We at Econsult Solutions are proud to involve students in our practice through college internships and university cooperative on-the-job experiences. We engage them in our projects and we offer our blog platform to provide them opportunities to write about relevant topics of their interest. For this edition of Present Value, Marketing Assistant Arty Altanzaya, Global Studies Major and Co-op student from Drexel University’s College of Arts and Sciences, who is concentrating her studies in Global Business, Economics, and Development, offers her recommended podcast listening and book reading list. An international student from Mongolia, Arty’s focus is on how the economy has evolved in neighboring China.
It is an exciting time to be alive! There are millions of thought-provoking books, podcasts, and publications out there for readers and listeners to consume. Unfortunately, if you aren’t in the habit of setting time aside to enjoy such information, you end up continuously telling yourself that you will eventually get to it. But now, with a holiday weekend ahead, you may potentially have free time. What better way to spend the Fourth of July weekend! For this week’s Present Value, here are some of my favorite podcasts and books to check out.
As the title suggests, The Daily is a daily news podcast by the New York Times (NYT). Through this podcast NYT reports and narrates the news, bringing different voices and stories to each episode. To get started, there are a couple of episodes I recommend that you check out. First, Silicon Valley’s Military Dilemma portrays the employees of big tech companies who resisted working on technologies that could play a role in the military. And, The Business of Selling Your Location, which raises the question of data becoming a commodity for businesses and the role that privacy plays.
National Public Radio’s Throughline reviews historical events to provide an understanding of today’s major issues and events, exploring different perspectives through storytelling. I recommend A Dream of Modern China which looks into the economic and political history of China; and Resistance is Futile which questions the fear of artificial intelligence and self-driving cars, comparing it with the discovery of coffee which caused fear and uncertainty throughout society.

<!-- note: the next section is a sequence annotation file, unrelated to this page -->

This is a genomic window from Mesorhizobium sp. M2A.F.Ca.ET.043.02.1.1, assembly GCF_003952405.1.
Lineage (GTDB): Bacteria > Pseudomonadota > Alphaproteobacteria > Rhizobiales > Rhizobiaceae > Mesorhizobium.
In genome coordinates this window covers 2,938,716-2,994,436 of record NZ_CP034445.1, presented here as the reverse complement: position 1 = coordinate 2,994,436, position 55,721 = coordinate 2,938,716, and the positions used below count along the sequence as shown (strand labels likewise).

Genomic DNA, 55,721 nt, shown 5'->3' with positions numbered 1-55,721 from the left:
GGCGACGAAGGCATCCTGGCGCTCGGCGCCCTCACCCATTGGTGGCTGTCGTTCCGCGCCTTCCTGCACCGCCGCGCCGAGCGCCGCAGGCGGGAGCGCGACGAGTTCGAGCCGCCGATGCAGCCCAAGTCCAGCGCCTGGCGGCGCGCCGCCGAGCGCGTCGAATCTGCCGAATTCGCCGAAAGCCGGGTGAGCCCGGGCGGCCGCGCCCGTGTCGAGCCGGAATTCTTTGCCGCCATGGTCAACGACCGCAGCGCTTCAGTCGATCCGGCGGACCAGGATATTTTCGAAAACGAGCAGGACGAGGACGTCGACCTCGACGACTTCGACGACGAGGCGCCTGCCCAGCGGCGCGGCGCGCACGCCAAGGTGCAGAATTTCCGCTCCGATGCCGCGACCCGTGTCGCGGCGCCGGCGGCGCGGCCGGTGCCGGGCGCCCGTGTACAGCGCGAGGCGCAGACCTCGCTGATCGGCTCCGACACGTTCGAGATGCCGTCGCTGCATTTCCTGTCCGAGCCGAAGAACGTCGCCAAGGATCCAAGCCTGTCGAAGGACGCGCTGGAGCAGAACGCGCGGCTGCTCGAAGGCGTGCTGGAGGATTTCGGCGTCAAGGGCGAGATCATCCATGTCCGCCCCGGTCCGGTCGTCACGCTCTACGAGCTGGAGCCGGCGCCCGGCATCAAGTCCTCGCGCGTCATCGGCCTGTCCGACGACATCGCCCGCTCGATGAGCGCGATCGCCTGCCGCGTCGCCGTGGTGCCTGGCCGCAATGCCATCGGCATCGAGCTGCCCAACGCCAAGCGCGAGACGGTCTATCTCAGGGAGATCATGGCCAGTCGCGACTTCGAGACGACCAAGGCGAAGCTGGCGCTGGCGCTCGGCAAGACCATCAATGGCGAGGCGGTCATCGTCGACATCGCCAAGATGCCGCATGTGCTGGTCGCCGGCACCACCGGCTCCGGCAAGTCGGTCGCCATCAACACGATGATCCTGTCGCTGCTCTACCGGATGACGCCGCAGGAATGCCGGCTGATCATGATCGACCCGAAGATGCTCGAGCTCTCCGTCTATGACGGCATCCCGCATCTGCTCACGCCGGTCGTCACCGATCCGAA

Head of TED, Chris Anderson, speaks with some of the world’s most interesting people to discuss powerful ideas and to challenge them. Some of my favorite episodes include Ray Kurzweil on What the Future Holds Next, and “Kai-Fu Lee on the Future of AI”.
The Next Convergence, by Michael Spence
How were economics globally influenced by industrialization? What is the story of the economic emergence of China? Nobel Laureate and Economist, Michael Spence tells a compelling story by answering complex questions that surround global economics.
21 Lessons for the 21st Century, by Yuval Noah Harari
Author Yuval Noah Harari looks at the question of technological disruption in the scope of social development in this engaging read! It piques my interest as I am assisting ESI ThoughtLab with its next-in-series thought leadership study on smart city development: Building a Hyperconnected City.
The Society of the Spectacle, by Guy Debord
Guy Debord is one of the first authors to write about the future implications of technological disruptions on our society. Many scholars argue that he predicted some aspects of the 21st century directly. It is an interesting change of perspective to see the impacts of technology.
I hope you enjoy my suggestions. They should keep your curiosity afloat over the long weekend. As John Steinbeck said, “I guess there are never enough books.”
Marketing Assistant and Co-Op Arty Altanzaya, Drexel University, ’20; College of Arts and Sciences, Global Studies Major; Concentration in Global Business, Economics, and Development. Prior to joining ESI as a Co-Op, Arty interned at international organizations in Mongolia, China, and the U.S.